Melbourne’s Age newspaper recounted how Adelaide businessman Andrew Kahn waited on hold on his mobile for 15 hours, 40 minutes and one second, waiting for Qantas to answer so he could confirm his flight to New York.
He waited through the night, reading and completing a lengthy academic book on management while doing so. He told the newspaper that his decision to wait was motivated partly to avoid losing his place in the phone queue and partly to find what Qantas meant when it said that someone would speak with him “as soon as possible”.
Kahn finally gave up and hung up, describing the airline’s phone service as “just about the worst customer service any customer could ever receive”. He pointed out that he could have flown from Melbourne to Los Angeles in the time he had been holding on for Qantas to answer the phone.
Qantas said it is investigating but stopped short of confirming Kahn’s accusation. The airlines said it had no evidence of the marathon call and insisted that the average phone wait during the time Kahn complained about was under a minute and the longest was 17 minutes.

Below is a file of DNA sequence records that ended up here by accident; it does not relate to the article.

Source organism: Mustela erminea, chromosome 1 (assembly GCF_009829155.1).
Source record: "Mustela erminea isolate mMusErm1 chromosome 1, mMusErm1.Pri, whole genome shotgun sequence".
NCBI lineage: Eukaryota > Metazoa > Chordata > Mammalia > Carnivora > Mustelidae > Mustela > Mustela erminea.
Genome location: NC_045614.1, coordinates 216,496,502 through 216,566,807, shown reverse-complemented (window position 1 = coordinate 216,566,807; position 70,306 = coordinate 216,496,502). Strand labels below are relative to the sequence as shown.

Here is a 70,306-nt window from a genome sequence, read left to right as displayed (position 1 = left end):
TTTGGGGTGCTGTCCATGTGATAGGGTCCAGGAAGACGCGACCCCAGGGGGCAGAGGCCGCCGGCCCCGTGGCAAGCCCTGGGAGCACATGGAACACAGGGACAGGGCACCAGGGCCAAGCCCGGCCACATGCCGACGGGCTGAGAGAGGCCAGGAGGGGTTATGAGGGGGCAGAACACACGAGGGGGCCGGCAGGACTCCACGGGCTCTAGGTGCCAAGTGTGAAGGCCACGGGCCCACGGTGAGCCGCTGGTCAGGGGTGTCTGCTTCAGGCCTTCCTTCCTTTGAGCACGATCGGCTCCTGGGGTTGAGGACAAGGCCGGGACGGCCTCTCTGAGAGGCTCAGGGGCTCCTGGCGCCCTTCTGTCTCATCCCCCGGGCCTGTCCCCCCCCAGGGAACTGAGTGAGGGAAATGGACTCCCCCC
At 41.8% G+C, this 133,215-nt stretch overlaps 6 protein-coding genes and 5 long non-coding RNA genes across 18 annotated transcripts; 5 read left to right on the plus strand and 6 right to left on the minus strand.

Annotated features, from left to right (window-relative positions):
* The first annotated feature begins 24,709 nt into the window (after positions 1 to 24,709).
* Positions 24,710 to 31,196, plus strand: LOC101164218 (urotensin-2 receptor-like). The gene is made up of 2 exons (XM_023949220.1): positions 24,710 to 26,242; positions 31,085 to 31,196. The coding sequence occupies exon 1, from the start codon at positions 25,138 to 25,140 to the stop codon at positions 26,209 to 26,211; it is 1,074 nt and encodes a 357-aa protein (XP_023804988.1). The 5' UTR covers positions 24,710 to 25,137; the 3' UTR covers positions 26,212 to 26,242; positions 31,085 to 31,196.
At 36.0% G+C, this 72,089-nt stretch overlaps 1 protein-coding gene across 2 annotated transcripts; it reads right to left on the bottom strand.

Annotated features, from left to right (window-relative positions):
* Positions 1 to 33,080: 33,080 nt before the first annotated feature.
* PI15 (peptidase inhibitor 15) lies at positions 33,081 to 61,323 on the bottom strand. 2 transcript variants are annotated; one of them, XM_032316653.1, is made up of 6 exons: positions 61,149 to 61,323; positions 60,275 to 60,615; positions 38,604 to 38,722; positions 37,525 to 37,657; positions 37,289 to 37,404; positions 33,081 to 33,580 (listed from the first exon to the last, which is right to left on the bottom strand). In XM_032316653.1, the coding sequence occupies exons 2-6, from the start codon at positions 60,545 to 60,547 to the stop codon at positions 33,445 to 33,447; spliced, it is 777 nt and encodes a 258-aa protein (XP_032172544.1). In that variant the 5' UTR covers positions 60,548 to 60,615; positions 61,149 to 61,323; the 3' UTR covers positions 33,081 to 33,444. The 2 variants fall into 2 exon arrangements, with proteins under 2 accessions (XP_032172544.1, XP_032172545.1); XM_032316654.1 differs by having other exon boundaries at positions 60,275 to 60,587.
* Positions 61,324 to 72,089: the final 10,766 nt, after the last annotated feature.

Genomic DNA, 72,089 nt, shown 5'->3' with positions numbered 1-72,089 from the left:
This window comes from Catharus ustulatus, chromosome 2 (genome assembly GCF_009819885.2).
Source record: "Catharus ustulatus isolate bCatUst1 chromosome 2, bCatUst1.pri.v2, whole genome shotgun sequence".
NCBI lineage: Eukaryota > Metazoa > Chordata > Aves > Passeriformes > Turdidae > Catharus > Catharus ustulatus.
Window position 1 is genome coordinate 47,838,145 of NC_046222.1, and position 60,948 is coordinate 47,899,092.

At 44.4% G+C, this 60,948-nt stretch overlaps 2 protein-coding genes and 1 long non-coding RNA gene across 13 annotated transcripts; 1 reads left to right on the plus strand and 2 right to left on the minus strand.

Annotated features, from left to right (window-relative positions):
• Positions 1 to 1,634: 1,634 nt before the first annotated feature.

The airline said Kahn’s booking appeared to have been cancelled by a system error, a mistake that has been rectified. Qantas apologised for any inconvenience caused.
A poll conducted online by the Age and other Fairfax publications indicated that only 4% of respondents would wait as long as Kahn did. Many people would be amazed that anyone at all would hold on that long.
But the story went viral and has been carried by newspapers and websites around the world. London’s Daily Mail ran it, as did newspapers in Greece, Holland, Germany, Poland and in many other countries. A typical German headline: Qantas: Australier hängt 15 Stunden in Telefon-Warteschleife. (Translation: Qantas: Australian waits 15 hours in telephone queue.)
Written by Peter Needham